Growing up, I was always excited when Mutual of Omaha’s Wild Kingdom came on. I was particularly fascinated by the incredible amount of wildlife and variety we have in North America, and particularly in the American West.

While the bison is massive, it is amazingly fast, graceful and majestic. The bison is also an amazing conservation success story.

Bison have roamed North America since prehistoric times. At one time, there were millions of bison roaming the great prairies of the American West from the forests of Alaska all the way to the grasslands of Mexico. These massive herds supported many Native American tribes in North America. These tribes relied on bison for many of their daily needs including food, clothing, shelter, weapons, utensils, and other items necessary for survival.

Prior to the 1600s, Native Americans followed the bison by foot, which reduced the amount of time they were able to follow the herd. In the 1600s, most Native American tribes acquired horses, allowing them to follow and hunt the bison for much longer portions of the year. Even with this increased hunting time, Native Americans rarely hunted the bison in excess.

This changed as the United States expanded westward. The demand for buffalo hides increased, so hunting also increased. More importantly, the U.S. Army began a prolonged campaign in the late 1800s to eliminate bison to control or remove Native American tribes that depended on the bison for their survival.

The combination of increased hunting and the U.S. Army bison elimination campaign proved almost too much for the bison to withstand. Bison numbers dropped from the millions to several hundred by the late 1800s, and by 1902, there were roughly two dozen bison left in the Yellowstone region.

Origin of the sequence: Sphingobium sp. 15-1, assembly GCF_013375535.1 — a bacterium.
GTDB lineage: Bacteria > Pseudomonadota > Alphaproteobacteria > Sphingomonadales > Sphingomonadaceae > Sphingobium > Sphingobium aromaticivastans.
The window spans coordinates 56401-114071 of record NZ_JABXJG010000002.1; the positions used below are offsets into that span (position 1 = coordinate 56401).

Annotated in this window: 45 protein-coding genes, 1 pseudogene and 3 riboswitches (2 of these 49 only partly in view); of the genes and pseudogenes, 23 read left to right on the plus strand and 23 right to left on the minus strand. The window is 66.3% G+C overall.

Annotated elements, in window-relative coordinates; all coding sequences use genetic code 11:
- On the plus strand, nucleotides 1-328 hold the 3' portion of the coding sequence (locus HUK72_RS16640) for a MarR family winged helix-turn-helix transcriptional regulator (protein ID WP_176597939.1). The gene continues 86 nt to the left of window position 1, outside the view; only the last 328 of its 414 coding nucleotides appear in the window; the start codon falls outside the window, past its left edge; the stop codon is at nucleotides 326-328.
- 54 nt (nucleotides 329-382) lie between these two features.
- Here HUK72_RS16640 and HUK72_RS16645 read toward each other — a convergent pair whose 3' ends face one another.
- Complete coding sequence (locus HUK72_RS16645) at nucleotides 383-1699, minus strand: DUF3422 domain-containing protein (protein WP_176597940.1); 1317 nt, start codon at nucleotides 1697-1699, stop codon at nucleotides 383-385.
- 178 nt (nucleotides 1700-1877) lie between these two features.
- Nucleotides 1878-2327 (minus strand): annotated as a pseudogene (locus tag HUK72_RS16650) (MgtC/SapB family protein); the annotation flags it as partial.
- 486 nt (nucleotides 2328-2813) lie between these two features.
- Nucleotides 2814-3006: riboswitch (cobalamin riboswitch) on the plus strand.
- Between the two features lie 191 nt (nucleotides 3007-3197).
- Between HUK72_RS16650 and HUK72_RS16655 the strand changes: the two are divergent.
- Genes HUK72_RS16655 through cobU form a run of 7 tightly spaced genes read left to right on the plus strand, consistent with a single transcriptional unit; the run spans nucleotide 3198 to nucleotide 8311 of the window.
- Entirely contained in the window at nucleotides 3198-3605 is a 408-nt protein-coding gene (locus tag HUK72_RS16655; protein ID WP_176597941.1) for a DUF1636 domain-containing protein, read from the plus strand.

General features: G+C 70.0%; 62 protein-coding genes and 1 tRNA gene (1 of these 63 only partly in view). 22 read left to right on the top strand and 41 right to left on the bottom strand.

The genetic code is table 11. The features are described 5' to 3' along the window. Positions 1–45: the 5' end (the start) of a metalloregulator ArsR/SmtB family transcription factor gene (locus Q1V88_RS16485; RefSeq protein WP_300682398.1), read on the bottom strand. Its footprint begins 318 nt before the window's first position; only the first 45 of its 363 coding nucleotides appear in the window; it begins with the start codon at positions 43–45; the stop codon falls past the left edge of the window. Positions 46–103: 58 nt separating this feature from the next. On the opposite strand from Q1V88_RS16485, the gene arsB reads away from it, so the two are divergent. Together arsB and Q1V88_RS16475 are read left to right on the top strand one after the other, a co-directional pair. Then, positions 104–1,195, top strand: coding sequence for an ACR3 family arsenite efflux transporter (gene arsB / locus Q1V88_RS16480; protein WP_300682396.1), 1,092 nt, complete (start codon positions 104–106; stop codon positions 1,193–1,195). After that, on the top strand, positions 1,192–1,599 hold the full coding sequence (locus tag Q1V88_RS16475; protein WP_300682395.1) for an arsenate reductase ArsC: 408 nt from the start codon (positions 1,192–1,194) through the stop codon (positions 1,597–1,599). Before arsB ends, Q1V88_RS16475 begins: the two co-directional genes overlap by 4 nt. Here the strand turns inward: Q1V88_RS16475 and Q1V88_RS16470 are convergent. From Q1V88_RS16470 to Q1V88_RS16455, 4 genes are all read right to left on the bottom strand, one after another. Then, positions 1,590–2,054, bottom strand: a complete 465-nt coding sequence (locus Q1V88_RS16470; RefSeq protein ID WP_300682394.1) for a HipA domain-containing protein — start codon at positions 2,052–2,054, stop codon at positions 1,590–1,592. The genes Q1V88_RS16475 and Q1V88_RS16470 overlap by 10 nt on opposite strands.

The drastic reduction in the number of bison did not go unnoticed. In 1905, the American Bison Society was created and a breeding program began at the New York City Zoo (today, the Bronx Zoo). The program was so successful that by 1913, there were enough bison from the breeding program to restore a free-ranging bison herd.

Today, approximately 15,000 to 25,000 pure bison exist in public herds, with 5,000 of those roaming in Yellowstone National Park. The work that the New York City Zoo undertook was instrumental in ensuring the survival of the bison. AZA (Association of Zoos and Aquariums) accredited zoos across the nation continue to work with many different organizations, public and private, to save endangered species.

The next time you visit Lee Richardson Zoo, stop by the south end and visit our bison/elk habitat. You will find Titus, our very big male, and Sienna, our female, either eating, participating in their favorite activity of rolling around in a wallow, or resting and enjoying the bison life.

Every time I walk by and see Titus and Sienna, it reminds me of just how much we can accomplish when we set our minds to it. In this month of Thanksgiving, I am thankful for the work undertaken by AZA zoos in the conservation of species, and I am thankful to live in a community that supports Lee Richardson Zoo in the work we do.

 

Max Lakes, Ed.D., M.S., is the curator of conservation education at Lee Richardson Zoo.